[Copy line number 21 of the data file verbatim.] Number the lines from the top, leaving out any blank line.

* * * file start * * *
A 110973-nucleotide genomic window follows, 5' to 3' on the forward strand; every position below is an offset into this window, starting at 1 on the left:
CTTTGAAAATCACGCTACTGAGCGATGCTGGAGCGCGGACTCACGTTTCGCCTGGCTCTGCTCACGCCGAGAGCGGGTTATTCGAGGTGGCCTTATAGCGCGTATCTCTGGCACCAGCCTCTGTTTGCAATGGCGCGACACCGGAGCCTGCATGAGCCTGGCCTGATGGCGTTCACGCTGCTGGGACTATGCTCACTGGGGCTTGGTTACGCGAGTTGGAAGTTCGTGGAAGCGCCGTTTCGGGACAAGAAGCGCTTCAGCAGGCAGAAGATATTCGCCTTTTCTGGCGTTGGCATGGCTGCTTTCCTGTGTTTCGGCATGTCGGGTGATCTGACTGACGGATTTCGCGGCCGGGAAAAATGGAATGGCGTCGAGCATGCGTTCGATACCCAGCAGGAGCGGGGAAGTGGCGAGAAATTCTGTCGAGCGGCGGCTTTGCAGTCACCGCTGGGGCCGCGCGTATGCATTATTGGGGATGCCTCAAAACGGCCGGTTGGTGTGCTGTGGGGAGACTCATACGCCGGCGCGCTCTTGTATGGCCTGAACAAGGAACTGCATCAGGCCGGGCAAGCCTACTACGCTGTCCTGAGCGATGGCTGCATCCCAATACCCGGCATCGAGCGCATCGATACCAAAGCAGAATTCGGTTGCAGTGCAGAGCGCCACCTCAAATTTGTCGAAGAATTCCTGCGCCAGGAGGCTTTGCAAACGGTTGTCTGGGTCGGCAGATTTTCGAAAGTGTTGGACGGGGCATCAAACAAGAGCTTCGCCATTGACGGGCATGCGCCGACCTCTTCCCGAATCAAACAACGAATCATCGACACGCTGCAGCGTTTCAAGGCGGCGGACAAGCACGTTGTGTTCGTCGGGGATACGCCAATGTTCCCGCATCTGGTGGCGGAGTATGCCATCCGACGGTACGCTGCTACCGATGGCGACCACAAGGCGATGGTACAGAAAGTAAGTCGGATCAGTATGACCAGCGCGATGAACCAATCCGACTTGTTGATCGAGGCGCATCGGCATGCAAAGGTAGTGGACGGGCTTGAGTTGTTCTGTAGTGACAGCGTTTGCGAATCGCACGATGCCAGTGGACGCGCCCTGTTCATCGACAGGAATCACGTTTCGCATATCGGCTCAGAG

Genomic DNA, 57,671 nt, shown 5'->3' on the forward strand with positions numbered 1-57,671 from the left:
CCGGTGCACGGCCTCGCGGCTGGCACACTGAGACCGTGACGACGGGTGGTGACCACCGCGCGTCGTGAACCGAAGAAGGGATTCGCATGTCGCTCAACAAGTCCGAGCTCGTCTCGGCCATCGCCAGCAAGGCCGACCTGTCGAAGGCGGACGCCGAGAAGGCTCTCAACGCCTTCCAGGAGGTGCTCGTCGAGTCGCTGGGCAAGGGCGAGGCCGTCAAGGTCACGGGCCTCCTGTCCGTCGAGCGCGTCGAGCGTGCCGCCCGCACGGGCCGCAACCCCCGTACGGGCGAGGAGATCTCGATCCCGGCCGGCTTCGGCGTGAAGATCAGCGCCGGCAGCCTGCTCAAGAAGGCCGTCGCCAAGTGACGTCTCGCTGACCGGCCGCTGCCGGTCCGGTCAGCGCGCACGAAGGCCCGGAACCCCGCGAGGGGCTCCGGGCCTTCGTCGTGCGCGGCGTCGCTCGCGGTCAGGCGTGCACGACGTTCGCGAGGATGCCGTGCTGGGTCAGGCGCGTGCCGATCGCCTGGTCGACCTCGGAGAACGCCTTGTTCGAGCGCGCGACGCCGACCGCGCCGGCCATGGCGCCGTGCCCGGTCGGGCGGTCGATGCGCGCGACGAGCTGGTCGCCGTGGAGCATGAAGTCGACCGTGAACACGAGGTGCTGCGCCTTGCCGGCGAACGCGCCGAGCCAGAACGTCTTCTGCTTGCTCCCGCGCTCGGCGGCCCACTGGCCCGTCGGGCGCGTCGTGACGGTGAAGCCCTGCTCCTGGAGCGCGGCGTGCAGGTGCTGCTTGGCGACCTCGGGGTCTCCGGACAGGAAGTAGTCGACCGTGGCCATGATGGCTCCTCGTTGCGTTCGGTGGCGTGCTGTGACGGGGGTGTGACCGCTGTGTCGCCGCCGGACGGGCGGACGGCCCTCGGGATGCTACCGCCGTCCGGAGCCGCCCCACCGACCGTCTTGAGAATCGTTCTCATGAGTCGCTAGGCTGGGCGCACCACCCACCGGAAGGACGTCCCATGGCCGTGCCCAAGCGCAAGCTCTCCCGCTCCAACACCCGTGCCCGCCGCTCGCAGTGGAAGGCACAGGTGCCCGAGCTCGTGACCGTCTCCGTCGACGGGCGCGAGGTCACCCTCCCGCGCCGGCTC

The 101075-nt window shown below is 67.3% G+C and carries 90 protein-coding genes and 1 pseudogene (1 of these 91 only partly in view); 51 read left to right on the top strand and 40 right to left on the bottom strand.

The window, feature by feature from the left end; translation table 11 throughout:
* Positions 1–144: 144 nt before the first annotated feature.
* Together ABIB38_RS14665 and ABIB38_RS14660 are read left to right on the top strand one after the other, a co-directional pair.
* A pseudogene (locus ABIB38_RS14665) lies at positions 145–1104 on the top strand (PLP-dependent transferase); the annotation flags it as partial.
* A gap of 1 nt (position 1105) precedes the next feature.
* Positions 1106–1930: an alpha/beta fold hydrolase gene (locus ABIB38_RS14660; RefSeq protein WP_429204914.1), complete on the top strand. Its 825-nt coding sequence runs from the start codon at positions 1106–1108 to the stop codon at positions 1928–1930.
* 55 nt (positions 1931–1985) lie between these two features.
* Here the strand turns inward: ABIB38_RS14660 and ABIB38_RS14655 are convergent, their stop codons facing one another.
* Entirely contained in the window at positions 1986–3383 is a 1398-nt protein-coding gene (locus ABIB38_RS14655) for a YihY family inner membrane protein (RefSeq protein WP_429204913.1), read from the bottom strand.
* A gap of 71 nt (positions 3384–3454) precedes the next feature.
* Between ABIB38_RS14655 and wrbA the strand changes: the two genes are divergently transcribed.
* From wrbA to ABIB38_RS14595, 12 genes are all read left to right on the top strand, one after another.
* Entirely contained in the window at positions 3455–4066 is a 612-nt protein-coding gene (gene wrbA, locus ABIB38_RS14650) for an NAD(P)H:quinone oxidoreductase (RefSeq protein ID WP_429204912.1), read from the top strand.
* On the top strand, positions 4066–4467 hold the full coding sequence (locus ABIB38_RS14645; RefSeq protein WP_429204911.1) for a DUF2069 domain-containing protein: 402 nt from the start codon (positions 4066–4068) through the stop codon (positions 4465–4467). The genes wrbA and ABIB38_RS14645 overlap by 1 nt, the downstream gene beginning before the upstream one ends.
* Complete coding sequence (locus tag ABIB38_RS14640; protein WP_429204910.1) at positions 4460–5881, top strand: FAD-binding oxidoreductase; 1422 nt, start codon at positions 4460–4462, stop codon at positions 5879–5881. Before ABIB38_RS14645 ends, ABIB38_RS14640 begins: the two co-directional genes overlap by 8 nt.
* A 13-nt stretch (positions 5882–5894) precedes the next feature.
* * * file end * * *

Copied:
* A 13-nt stretch (positions 5882–5894) precedes the next feature.